The CVS at Four Corners is another place that is greatly impacted by shoplifting. The store receives a high volume of high school students after school. The influx of students has created a serious shoplifting problem at the store. Items are shoplifted every day according to a CVS employee. As a result of shoplifting, the store loses thousands of dollars per year. "I don’t have exact figures but added up, it’s a very high shrinkage," the employee explains.

CVS has taken several precautions to combat shoplifting, including taking note of repeated shoplifters and escorting them out of the store if they come. “There are habitual shoplifters. We know who they are. [When they come into the store] we usually say 'I’m sorry, you’ve be banned from the store and you need to leave,'" the employee says.

CVS employees have also developed their own system for how to deal with potential shoplifting. If an employee suspects a person of shoplifting, they are able to go into the surveillance room and watch the person. Employees will also go up to customers they deem suspicious and ask if they need help in order to keep an eye on the customer and ensure that they are not stealing.

Fair Day's Play and CVS find shoplifting to be most common among teenagers who steal not out of necessity, but instead to avoid spending money on things they don't necessarily need, and for the thrill of it.

Greer began shoplifting after being around a friend who shoplifted frequently. She mainly goes for low dollar items; however, she finds a certain joy in getting away with stealing expensive goods. "Mostly I take tiny stuff like makeup. If I have a backpack I take hair dye, but I usually try to take stuff I know I'll use," she says.

Greer shoplifts because she feels guilty if she spends money on frivolous items, as her family is going through a financially difficult time. She feels by taking little things, she is saving money that can go towards necessities, like food. "My parents are both unemployed, so we struggle a lot in my family, and I want the money going to my family, going towards stuff that is for my whole family," Greer explains.

Joe is another student at Blair, but he shoplifts more out of want rather than need, despite being able to afford whatever he takes. He usually goes for mundane items like food, occasionally swiping paint supplies. "I usually just go for food not because I need it, but because I want it. Sodas are the most common thing I take," he says.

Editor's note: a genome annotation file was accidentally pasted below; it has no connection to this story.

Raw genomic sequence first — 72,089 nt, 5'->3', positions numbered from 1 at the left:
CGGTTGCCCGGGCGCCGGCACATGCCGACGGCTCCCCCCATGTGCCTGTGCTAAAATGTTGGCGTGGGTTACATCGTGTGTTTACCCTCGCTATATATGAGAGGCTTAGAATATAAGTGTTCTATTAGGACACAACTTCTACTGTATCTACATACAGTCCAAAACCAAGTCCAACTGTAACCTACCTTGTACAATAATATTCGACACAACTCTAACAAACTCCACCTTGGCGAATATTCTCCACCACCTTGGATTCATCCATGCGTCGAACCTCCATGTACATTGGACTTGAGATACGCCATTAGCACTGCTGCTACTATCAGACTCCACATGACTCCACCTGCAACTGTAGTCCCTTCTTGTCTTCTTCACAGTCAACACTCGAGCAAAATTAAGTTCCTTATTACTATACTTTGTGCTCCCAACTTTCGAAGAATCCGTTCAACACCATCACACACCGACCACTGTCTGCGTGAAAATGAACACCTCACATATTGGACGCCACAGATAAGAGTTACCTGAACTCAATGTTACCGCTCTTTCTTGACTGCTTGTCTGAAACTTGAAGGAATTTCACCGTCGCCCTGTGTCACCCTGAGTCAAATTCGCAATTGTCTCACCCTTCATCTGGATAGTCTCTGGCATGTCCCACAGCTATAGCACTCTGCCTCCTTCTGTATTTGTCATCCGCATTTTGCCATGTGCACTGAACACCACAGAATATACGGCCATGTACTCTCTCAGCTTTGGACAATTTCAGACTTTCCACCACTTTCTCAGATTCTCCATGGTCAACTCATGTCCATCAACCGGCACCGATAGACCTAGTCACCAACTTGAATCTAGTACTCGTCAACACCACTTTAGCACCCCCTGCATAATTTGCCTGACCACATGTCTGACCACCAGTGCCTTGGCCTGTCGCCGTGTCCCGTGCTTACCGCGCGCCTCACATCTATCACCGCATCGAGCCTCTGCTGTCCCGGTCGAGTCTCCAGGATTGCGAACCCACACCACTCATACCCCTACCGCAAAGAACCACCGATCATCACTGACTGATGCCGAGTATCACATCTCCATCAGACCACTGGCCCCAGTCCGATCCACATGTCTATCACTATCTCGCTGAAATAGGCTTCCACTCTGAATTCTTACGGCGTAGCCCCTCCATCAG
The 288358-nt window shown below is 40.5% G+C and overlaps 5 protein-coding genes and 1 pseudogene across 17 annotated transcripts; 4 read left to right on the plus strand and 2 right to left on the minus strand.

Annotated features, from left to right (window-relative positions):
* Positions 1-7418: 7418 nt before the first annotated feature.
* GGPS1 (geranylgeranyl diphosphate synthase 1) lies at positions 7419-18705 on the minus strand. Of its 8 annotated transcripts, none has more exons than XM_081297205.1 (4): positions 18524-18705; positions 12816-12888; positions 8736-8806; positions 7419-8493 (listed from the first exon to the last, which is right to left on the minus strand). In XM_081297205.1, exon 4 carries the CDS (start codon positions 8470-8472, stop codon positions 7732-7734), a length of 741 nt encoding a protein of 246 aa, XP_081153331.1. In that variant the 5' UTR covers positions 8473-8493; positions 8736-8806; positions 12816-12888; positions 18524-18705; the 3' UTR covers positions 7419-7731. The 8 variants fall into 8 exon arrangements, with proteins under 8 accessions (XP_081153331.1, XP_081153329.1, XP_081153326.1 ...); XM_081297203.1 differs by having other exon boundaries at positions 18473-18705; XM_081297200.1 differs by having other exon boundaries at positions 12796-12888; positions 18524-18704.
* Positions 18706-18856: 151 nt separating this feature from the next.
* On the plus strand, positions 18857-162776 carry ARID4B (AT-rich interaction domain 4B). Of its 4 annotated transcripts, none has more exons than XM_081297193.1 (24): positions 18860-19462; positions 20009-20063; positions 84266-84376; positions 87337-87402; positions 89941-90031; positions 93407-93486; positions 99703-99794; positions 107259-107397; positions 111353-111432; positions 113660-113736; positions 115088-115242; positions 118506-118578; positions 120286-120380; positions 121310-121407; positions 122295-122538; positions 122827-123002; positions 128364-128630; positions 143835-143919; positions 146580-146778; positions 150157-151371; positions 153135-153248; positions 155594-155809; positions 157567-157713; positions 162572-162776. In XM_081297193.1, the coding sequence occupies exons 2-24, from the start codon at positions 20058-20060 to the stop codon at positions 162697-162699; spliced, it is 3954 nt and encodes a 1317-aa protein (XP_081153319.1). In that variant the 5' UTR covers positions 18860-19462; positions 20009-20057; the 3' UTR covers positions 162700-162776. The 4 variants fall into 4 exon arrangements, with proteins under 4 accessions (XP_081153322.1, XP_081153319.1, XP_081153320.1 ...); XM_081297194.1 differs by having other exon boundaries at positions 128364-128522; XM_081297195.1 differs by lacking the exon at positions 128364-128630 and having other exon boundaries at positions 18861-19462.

Joe targets larger, low security place stores when shoplifting. He'll make the trip to 7/11 because of its convenience, altogether avoiding smaller stores because of their heightened security. "If you go into a large store, those are the easiest to steal from because there are a lot of open spaces to slip into to put something in your pocket or backpack," he explains.

Once, Joe shoplifted purely for the thrill. His friend stole a six-pack of Coke, but Joe wanted to show that he could also steal a larger item. "I really wanted to prove myself. So instead of taking a six-pack of coke, I stole an item harder to get because it had a sensor on it," he says. He successfully stole a vibrator by taking it out of its packaging and depositing it in his bag.

Joe, however, never takes from family-owned local stores. He justifies his shoplifting by that fact that he is stealing from big chains with CEO millionaires at their helm, not little shops whose owner's lives depends on their day to day revenues. "We're not taking things from the people itself, we're taking it from the whole big company. It's not a big loss for the company because they are millionaires. I'm not saying it's right to shoplift, that's just how I rationalize it," Joe clarifies.

Throughout the retail market, shoplifting is a problem with different impacts on small local stores and on big chain stores. To all stores, the financial loss is great, although the big chains are in a better position to recover from the loss of merchandise. Small and local shops feel more than just a financial loss from shoplifting, yet students are able to push away any regret they feel when shoplifting. It is easier for them to take from a big chain, like CVS, simply because it's a chain, and pay no mind to how this will affect the rest of the store and its patrons.